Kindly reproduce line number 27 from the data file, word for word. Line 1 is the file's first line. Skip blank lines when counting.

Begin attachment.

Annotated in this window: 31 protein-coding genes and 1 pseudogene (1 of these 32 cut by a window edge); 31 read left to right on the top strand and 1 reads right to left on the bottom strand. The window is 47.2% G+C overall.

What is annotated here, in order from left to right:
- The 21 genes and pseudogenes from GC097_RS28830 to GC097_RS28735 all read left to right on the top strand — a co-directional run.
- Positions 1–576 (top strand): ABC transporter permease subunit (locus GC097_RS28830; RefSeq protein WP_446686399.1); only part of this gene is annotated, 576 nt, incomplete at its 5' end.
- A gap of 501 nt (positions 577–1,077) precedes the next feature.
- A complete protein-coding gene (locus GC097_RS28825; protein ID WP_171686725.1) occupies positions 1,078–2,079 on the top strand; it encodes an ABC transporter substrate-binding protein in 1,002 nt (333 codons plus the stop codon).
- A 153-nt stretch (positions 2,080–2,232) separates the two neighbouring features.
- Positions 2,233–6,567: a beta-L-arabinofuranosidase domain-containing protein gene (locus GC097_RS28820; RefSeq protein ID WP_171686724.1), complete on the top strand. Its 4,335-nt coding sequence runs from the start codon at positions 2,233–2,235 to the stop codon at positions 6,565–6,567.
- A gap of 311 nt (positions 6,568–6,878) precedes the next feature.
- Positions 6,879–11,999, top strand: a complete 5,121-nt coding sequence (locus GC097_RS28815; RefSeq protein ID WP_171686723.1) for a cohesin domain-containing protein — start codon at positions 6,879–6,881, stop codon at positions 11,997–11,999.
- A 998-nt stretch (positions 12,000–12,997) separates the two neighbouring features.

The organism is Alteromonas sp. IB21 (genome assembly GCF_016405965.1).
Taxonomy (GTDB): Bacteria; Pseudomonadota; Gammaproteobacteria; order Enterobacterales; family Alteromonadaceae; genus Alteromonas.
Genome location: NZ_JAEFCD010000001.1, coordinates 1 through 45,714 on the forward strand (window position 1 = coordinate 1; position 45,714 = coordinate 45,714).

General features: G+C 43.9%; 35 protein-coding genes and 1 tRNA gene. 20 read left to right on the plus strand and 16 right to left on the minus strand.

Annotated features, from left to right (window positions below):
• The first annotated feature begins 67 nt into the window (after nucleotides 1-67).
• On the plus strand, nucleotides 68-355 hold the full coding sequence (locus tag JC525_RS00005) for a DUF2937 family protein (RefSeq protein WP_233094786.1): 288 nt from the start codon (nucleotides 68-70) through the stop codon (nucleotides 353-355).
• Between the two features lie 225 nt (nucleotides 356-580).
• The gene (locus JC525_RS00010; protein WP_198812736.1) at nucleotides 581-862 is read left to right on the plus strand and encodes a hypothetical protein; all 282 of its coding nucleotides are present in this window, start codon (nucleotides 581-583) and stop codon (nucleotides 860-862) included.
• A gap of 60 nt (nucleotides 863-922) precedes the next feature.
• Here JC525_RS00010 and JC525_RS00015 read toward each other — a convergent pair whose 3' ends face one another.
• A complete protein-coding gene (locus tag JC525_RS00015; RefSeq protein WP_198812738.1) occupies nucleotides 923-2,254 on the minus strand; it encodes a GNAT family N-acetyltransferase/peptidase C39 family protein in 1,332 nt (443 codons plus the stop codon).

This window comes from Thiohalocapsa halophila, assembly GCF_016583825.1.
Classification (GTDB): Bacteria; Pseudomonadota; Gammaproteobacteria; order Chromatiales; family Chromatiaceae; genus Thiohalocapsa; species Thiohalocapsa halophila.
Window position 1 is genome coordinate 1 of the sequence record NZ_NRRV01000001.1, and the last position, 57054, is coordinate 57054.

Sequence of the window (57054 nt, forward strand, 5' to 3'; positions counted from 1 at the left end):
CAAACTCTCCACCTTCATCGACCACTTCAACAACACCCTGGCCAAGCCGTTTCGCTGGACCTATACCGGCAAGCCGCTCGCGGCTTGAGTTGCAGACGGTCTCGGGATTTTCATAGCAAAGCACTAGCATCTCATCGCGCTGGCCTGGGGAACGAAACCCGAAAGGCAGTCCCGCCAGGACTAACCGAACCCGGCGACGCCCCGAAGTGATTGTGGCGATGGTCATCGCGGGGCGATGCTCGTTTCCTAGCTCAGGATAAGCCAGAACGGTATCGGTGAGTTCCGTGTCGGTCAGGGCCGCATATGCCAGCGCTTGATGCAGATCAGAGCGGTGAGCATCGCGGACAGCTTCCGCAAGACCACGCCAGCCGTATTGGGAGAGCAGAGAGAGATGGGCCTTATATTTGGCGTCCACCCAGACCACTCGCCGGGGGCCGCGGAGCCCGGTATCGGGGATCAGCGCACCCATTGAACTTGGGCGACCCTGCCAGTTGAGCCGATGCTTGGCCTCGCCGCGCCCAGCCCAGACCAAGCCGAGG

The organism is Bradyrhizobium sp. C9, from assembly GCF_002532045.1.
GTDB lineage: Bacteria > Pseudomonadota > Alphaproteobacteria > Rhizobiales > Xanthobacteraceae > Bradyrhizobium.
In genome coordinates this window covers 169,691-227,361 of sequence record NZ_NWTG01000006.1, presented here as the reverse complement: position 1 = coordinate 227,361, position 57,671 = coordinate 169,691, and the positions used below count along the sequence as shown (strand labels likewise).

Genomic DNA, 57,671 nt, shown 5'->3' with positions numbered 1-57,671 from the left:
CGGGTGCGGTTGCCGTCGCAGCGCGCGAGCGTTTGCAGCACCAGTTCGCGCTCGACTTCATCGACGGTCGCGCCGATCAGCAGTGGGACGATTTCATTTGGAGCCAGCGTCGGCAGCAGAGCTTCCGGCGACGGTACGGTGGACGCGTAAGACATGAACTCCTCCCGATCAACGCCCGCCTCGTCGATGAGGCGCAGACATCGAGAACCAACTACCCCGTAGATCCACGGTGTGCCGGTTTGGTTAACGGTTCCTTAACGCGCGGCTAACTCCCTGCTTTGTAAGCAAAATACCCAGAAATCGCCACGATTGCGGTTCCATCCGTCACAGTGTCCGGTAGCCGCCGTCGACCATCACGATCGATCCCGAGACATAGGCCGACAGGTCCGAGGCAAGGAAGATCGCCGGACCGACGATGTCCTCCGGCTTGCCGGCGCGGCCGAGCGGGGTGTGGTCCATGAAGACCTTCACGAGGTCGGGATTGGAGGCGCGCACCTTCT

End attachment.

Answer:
Sequence of the window (57054 nt, forward strand, 5' to 3'; positions counted from 1 at the left end):